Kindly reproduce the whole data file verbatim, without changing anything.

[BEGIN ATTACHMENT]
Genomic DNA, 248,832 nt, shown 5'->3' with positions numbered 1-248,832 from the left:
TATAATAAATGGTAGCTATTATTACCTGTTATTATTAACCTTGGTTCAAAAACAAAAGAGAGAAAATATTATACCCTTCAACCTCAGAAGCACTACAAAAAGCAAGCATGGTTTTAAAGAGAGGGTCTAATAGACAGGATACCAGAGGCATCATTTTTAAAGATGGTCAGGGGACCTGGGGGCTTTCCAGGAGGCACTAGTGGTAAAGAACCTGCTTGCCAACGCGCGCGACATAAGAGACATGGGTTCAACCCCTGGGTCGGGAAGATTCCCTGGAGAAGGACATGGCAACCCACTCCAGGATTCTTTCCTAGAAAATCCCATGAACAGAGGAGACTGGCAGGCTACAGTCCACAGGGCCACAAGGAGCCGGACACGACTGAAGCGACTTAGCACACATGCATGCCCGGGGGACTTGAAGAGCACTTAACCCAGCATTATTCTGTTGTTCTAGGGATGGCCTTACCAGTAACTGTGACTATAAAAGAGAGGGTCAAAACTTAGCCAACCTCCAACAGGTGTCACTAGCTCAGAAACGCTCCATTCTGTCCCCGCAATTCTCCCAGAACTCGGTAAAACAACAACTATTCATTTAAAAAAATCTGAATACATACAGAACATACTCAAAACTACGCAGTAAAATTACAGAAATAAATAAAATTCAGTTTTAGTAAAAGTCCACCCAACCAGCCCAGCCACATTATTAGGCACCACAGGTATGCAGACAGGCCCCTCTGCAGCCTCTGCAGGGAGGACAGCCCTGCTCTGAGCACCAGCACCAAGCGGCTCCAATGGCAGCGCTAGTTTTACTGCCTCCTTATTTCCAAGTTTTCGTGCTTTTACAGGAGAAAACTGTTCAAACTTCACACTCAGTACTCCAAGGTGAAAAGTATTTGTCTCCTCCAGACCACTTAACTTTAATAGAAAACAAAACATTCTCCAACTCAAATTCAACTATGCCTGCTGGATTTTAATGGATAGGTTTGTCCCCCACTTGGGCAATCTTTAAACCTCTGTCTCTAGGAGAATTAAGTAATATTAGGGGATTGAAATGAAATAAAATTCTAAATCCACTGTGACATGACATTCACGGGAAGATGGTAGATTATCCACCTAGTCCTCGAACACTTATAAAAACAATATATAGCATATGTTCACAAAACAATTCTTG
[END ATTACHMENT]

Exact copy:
Genomic DNA, 248,832 nt, shown 5'->3' with positions numbered 1-248,832 from the left:
TATAATAAATGGTAGCTATTATTACCTGTTATTATTAACCTTGGTTCAAAAACAAAAGAGAGAAAATATTATACCCTTCAACCTCAGAAGCACTACAAAAAGCAAGCATGGTTTTAAAGAGAGGGTCTAATAGACAGGATACCAGAGGCATCATTTTTAAAGATGGTCAGGGGACCTGGGGGCTTTCCAGGAGGCACTAGTGGTAAAGAACCTGCTTGCCAACGCGCGCGACATAAGAGACATGGGTTCAACCCCTGGGTCGGGAAGATTCCCTGGAGAAGGACATGGCAACCCACTCCAGGATTCTTTCCTAGAAAATCCCATGAACAGAGGAGACTGGCAGGCTACAGTCCACAGGGCCACAAGGAGCCGGACACGACTGAAGCGACTTAGCACACATGCATGCCCGGGGGACTTGAAGAGCACTTAACCCAGCATTATTCTGTTGTTCTAGGGATGGCCTTACCAGTAACTGTGACTATAAAAGAGAGGGTCAAAACTTAGCCAACCTCCAACAGGTGTCACTAGCTCAGAAACGCTCCATTCTGTCCCCGCAATTCTCCCAGAACTCGGTAAAACAACAACTATTCATTTAAAAAAATCTGAATACATACAGAACATACTCAAAACTACGCAGTAAAATTACAGAAATAAATAAAATTCAGTTTTAGTAAAAGTCCACCCAACCAGCCCAGCCACATTATTAGGCACCACAGGTATGCAGACAGGCCCCTCTGCAGCCTCTGCAGGGAGGACAGCCCTGCTCTGAGCACCAGCACCAAGCGGCTCCAATGGCAGCGCTAGTTTTACTGCCTCCTTATTTCCAAGTTTTCGTGCTTTTACAGGAGAAAACTGTTCAAACTTCACACTCAGTACTCCAAGGTGAAAAGTATTTGTCTCCTCCAGACCACTTAACTTTAATAGAAAACAAAACATTCTCCAACTCAAATTCAACTATGCCTGCTGGATTTTAATGGATAGGTTTGTCCCCCACTTGGGCAATCTTTAAACCTCTGTCTCTAGGAGAATTAAGTAATATTAGGGGATTGAAATGAAATAAAATTCTAAATCCACTGTGACATGACATTCACGGGAAGATGGTAGATTATCCACCTAGTCCTCGAACACTTATAAAAACAATATATAGCATATGTTCACAAAACAATTCTTG